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Scrutiny on US Navy’s secret and possibly unsafe plan for explosive- handling wharf

Ground Zero Center for Nonviolent Action, a Poulsbo, Wash.-based anti-nuclear group. Ground Zero has accused the Navy of withholding facts that would have fully informed the public of the second wharf’s potential dangers, as required under the National Environmental Policy Act.

Anti-Nuclear Groups Wary of Navy’s Planned Wharf Seattle Times | Dec 26, 2013 | by Kyung M. Song WASHINGTON — In September 2012, the Navy began in-water work at Naval Base Kitsap Bangor to build an explosives-handling wharf, a $650 million project anti-nuclear activists criticized as an unneeded vestige of the Cold War.

Unknown to the public at the time, however, was that plans for the new wharf had proceeded despite opposition from within the Pentagon.

An independent agency, the Department of Defense Explosives Safety Board, had refused to grant a permit for the project, citing concerns about how close it would be to an existing wharf that handles Trident missiles carrying nuclear warheads.

Instead, the Navy obtained what’s called a secretarial certification. That allowed the service to assume safety risks for the second wharf on its own, clearing the regulatory hurdle for construction.The Navy’s omission of the safety board’s misgivings has become a key part of a long-running legal fight by Ground Zero Center for Nonviolent Action, a Poulsbo, Wash.-based anti-nuclear group. Ground Zero has accused the Navy of withholding facts that would have fully informed the public of the second wharf’s potential dangers, as required under the National Environmental Policy Act.

Among other things, Ground Zero contends the Navy’s final environmental-impact statement left out crucial information, such as that the two wharves violate the Pentagon’s minimum distance for separating explosives…..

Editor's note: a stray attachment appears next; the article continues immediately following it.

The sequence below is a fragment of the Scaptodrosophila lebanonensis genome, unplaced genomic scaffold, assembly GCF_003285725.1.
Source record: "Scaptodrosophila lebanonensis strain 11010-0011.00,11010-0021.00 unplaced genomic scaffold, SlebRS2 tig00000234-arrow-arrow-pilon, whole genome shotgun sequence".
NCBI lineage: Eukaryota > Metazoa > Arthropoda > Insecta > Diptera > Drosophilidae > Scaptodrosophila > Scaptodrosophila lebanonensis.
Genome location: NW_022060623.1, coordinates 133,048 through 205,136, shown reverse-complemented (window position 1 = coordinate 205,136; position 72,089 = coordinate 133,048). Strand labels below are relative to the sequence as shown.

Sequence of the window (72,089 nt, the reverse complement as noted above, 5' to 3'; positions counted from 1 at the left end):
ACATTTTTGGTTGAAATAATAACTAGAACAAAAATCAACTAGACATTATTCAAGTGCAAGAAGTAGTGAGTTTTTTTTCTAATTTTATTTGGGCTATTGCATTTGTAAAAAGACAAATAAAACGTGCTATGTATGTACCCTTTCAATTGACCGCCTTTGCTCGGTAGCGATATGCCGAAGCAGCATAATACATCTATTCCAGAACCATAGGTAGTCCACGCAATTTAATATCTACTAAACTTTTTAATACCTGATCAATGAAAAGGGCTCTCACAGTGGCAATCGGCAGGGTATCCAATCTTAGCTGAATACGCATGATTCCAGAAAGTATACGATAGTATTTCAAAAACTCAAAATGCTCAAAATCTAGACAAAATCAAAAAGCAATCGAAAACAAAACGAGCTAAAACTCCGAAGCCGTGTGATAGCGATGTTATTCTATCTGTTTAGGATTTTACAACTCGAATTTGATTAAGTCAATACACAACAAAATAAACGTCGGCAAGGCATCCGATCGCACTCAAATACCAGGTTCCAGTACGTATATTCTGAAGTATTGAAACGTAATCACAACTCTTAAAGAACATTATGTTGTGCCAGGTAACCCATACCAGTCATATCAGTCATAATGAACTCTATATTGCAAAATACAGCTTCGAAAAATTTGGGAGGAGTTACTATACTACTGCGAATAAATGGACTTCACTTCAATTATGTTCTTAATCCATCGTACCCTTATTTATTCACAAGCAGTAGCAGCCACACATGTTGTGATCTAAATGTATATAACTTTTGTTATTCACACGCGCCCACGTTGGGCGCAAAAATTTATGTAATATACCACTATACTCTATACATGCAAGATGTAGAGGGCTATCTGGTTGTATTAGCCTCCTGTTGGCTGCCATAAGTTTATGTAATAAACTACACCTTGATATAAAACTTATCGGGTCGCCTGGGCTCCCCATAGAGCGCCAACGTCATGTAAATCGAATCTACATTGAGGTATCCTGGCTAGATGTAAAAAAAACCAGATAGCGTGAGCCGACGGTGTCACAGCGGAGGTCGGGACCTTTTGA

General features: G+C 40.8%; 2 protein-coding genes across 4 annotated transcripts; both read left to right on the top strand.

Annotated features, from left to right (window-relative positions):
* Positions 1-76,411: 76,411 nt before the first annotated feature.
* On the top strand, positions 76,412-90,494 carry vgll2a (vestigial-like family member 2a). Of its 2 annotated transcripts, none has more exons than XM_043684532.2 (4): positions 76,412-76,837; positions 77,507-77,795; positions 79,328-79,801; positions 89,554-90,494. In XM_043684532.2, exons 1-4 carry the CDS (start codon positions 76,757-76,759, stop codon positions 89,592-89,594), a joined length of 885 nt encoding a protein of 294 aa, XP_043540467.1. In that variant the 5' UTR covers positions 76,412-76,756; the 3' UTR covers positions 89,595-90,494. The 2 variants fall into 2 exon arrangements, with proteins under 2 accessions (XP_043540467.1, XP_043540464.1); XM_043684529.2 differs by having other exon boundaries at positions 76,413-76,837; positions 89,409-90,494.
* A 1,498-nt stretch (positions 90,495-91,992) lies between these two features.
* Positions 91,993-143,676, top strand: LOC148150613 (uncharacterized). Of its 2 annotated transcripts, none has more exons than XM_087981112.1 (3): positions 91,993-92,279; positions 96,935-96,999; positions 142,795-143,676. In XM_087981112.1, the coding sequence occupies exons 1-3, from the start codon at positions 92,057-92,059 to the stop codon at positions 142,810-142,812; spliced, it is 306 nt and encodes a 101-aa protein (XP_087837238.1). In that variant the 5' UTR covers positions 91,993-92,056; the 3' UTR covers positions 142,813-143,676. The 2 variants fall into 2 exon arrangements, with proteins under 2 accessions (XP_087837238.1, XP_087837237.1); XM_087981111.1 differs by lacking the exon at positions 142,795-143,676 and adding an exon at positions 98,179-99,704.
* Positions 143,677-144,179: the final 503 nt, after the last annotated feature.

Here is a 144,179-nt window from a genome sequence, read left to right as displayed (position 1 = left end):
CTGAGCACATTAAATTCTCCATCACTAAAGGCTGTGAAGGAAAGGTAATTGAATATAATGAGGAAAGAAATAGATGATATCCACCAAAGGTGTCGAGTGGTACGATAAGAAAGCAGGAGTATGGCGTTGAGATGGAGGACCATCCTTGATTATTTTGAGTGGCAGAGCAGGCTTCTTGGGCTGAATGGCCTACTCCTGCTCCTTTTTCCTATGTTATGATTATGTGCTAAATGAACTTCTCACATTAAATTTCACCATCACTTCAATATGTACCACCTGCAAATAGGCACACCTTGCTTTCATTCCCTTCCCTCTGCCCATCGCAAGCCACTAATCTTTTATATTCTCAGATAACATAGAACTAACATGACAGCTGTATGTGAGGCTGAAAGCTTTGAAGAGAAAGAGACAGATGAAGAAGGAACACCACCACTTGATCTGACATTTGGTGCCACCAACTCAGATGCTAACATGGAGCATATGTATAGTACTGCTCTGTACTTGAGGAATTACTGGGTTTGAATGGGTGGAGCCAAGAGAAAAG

Milner, of Lake Forest Park, Wash., said Ground Zero so far has spent $40,000 on legal fees, with much more unpaid. The group, founded in 1977, is made up of all volunteers and relies solely on donations, not membership fees.

In 2011, Milner won a ruling from the U.S. Supreme Court on a Freedom of Information Act lawsuit he filed against the Navy regarding potential dangers at its munitions depot on Indian Island, near Port Townsend, Wash.

Milner says the Navy has never seriously assessed the explosive hazards posed by the adjacent wharves and that it has quashed public debate under the guise of national security.

“We are not afraid to take on the Navy. And we have proven our case,” Milner said. “The Navy wanted its wharf, and what others thought about it did not matter.”……http://www.military.com/daily-news/2013/12/26/anti-nuclear-groups-wary-of-navys-planned-wharf.html?comp=700001075741&rank=1

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December 27, 2013 - Posted by | safety, USA

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